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[科学美国人60秒] 【整理】SSS 2009-01-09

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This is Scientific American's 60-Second Science. I'm Karen Hopkin. This will just take a minute.

 

Have you ever turned off your lights and heard"wu~~". To you it's a sound that signals bites in the night. But to a male mosquito it's a love song,produced by a female seeking a mate. Now scientists in Cornell University find that males who answer that call join in the serenade. And two sing in harmony as they check each other out. Working with Aedes aegypti mosquitos - the pest that carry dengue fever- the scientists tethered individuals to a special insect pin and allowed them to fly pass potential mate. They found they females on their own whine at a frequency of 400 Hz. Whereas single males buzz about 600. But the two come together,they perform a duet in which the beat of their wings reaches a frantic 1200 Hz. Isn't it beautiful? Mosquitoes seem to think so. Which is a surprise, because reseachers had previously thought that female mosquitoes are deaf. But the Cornell scientists found that mosquito ears are good up to 2000Hz, results pubilished in January 9th issue of Science. Maybe that hamonizing could be exploited for controlling mosquito populations. Releasing into the wild males that can't sing could be a real buzz-kill.

 

Thanks for the minute,for Scientific American's 60-Second Science, I'm Karen Hopkin.

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  • ivyxk

HOMEWORK

This podcast is brought to you by scientific american’s,instant egghead guide to the mind,for more infomation,go to instant egghead.com

 

this is scientific american’s ,60s science,i'm karen hopkin,this'll just take a minute.have you ever turned off your lights and heard ~~~~~~~ to you it’s a sound that signals bites in the night,but to male mosquito ,it's a love song produced by a female seeking a mate. now scientist from cornell university find that males who answer that call join in the serenade,and the two sing in harmony as they check each other out.working with aedes aegypti mosquitoes,the pests that carry dengue fever,the scientists tethered individuals to special insect pin,and allow they to fly past a potential mate.they found a female on their own whine at a frequency of 400 hertz whereas a single buzz at about 600 .but when the two come together ,they perform duet in which the beat of their wings reaches a frantic 1200 hetz.isn't it beautiful?mosquitos seem to think so,which is a surprise because researchers had previously thought that female mosquitos were deaf ,but the cornell scientists found that the mosquito ears are good upto 2000 hertz,results published in the january 9th issue of science. maybe that harmonizing could be to exploited for controlling mosquito populations.releasing into the wild males can't sing could be a real buzz kill.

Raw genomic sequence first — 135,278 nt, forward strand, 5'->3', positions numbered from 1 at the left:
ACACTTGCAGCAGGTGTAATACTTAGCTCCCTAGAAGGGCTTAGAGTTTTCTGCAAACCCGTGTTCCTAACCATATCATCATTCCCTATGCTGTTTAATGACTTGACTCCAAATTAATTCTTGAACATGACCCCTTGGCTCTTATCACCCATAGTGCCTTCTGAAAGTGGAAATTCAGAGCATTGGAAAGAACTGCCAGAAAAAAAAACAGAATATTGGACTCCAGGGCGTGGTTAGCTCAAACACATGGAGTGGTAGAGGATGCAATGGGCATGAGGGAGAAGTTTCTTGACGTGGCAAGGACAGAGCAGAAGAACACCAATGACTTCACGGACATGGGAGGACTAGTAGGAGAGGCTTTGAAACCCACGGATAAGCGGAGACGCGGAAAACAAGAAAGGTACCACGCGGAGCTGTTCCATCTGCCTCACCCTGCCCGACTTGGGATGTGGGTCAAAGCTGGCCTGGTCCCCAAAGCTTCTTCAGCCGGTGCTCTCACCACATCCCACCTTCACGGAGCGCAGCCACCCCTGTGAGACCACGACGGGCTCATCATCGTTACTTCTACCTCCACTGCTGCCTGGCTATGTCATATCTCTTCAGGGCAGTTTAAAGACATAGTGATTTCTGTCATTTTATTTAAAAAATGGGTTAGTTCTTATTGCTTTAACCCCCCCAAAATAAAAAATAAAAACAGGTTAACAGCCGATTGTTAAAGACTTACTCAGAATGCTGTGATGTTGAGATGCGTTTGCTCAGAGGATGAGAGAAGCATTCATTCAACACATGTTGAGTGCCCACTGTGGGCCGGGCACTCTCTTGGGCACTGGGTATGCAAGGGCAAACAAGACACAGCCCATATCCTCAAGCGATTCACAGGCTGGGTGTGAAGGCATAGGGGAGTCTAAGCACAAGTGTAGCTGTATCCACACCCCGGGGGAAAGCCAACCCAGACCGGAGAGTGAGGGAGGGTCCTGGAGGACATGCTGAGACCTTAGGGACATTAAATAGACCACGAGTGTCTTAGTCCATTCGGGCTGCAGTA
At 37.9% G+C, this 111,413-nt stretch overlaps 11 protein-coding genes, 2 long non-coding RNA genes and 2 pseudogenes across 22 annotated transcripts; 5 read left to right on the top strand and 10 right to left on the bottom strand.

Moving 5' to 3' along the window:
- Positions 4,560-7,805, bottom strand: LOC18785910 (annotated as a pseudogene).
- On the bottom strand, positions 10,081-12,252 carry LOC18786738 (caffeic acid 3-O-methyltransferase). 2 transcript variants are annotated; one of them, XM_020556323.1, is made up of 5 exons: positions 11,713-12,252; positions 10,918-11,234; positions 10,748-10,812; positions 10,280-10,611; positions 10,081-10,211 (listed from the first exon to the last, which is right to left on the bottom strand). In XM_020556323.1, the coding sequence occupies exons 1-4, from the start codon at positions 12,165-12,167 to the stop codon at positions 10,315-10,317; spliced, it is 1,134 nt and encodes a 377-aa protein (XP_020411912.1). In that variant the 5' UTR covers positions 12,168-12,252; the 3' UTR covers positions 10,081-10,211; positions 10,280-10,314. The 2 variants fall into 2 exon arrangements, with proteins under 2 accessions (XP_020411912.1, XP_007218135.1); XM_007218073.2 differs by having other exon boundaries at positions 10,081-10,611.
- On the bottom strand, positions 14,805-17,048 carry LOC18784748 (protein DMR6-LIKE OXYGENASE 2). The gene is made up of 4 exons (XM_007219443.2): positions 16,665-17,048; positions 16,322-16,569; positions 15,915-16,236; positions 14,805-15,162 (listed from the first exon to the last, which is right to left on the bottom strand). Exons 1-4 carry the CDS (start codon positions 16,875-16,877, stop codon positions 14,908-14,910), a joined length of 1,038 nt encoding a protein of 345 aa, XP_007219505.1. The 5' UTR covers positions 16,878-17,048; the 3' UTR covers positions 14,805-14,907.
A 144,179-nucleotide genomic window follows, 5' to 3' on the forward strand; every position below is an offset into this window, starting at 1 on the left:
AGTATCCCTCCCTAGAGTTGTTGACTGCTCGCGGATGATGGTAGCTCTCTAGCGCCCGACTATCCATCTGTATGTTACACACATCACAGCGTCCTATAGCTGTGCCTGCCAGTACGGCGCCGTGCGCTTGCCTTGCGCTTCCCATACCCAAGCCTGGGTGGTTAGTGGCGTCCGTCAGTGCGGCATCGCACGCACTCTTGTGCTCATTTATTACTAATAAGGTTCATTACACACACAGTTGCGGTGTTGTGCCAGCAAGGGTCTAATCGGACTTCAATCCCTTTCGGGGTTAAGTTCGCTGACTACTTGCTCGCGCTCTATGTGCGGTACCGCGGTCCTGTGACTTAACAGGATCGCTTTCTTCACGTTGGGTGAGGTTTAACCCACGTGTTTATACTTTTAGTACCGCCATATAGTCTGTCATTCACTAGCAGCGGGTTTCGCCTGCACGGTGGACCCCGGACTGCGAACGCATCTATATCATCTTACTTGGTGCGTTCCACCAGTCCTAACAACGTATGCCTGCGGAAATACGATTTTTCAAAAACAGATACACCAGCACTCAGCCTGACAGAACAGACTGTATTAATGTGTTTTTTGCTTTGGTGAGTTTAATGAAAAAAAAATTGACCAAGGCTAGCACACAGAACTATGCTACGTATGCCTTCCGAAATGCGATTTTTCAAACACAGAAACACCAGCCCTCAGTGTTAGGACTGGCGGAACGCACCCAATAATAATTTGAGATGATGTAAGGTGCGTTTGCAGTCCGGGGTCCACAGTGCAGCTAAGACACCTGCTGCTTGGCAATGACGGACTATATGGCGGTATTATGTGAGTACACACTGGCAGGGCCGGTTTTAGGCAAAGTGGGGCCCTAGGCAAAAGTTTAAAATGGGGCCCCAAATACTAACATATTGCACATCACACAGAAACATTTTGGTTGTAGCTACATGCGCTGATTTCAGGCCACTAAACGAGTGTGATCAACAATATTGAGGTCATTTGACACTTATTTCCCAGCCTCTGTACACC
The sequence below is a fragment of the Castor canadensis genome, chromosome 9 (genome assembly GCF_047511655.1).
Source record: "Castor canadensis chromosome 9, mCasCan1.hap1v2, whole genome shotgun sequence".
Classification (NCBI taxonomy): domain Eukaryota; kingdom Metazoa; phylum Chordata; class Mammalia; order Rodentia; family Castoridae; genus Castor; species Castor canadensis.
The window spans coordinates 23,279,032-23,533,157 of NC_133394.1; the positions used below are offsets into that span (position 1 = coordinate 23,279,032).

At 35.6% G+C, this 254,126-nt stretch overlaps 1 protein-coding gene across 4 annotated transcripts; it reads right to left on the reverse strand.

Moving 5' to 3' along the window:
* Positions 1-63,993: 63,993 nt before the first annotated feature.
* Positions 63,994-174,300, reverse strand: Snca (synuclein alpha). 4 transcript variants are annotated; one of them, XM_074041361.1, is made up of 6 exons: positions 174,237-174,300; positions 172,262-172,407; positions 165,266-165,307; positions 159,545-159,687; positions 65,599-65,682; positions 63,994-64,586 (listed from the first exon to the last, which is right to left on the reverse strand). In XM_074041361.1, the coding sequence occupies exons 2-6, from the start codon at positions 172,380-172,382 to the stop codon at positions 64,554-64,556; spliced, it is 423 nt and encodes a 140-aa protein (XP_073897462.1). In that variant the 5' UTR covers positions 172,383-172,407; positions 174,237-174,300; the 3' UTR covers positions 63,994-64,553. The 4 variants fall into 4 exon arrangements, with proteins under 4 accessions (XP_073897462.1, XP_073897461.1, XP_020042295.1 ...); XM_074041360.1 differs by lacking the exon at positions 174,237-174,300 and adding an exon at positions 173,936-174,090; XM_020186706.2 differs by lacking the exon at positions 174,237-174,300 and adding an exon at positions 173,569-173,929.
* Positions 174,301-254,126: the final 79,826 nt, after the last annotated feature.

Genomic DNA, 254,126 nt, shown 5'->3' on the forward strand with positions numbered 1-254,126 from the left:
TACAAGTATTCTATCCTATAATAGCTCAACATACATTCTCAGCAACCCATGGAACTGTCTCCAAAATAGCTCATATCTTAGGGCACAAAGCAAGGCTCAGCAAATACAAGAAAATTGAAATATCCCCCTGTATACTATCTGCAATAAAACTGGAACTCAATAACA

thanks for the minute for scientific american’s 60s science.I'm Karen Hopkin.

 

vocabulary:

egghead n. 有知识的人,受过高等教育的人,理论家

aedes n. 豹脚蚊[ei'i:di:z]

dengue n. 登革热['deŋgi]

whine n. 抱怨,牢骚,哀鸣vi. 哭诉,发牢骚,发呜呜声vt. 哀诉

duet n. 二重奏[dju:'et]

frantic a. 狂乱的,疯狂的['fræntik]

exploit vt. 剥削,开发,利用n. 功劳,功绩,功勋

 

PS:头一次来PUT听写,看到大家都好强喔~希望同学们多多指点~~

 

我在WORD上用红色标住了,可是粘过来就没了,下次好了~一起加油~

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Homework

  This podcast is brought you by Scientific American Instant Egghead Guide to the Mind. For more information, go to ‘instant egghead.com’.

  This is Scientific Americans 60-second Science. I’m Karen Hopkin. This will just take a minute.

   Have you ever turned off your lights and heard-(BUZZING)? To you, it’s a sound that signals bites in the night, but to a male mosquito it’s a love song produced by a female seeking a mate. Now scientists in Cornel University find that males who answer that call join in the serenade. And the two sing in harmony as they check each other out. Working with Aedes aegypti mosquitoes, the pests that carry dengue fever, the scientists tethered individuals to a special insect pin and allowed them to fly past a potential mate. They found that females on their own, whine at a frequency of 400 hertz. Whereas a single male buzzed about 600. But when the two come together, they perform a duet in which their beat of their wings reaches to a frantic 1200 hertz. Isn’t it beautiful? Mosquitoes seem to think so, which is a surprise because researchers had previously thought that female mosquitoes were deaf. But the Cornel Scientists found that mosquito’s ears are good up to 2000 hertz. Results published in the January 9th issue of Science. Maybe that harmonizing could be exploited for controlling mosquito populations. Releasing into the wild males that can’t sing could be a real buzz-skill.

  Thanks for the minute. For Scientific Americans 60-second Science, I’m Karen Hopkin.

[ 本帖最后由 maixianliu 于 2009-1-31 22:39 编辑 ]
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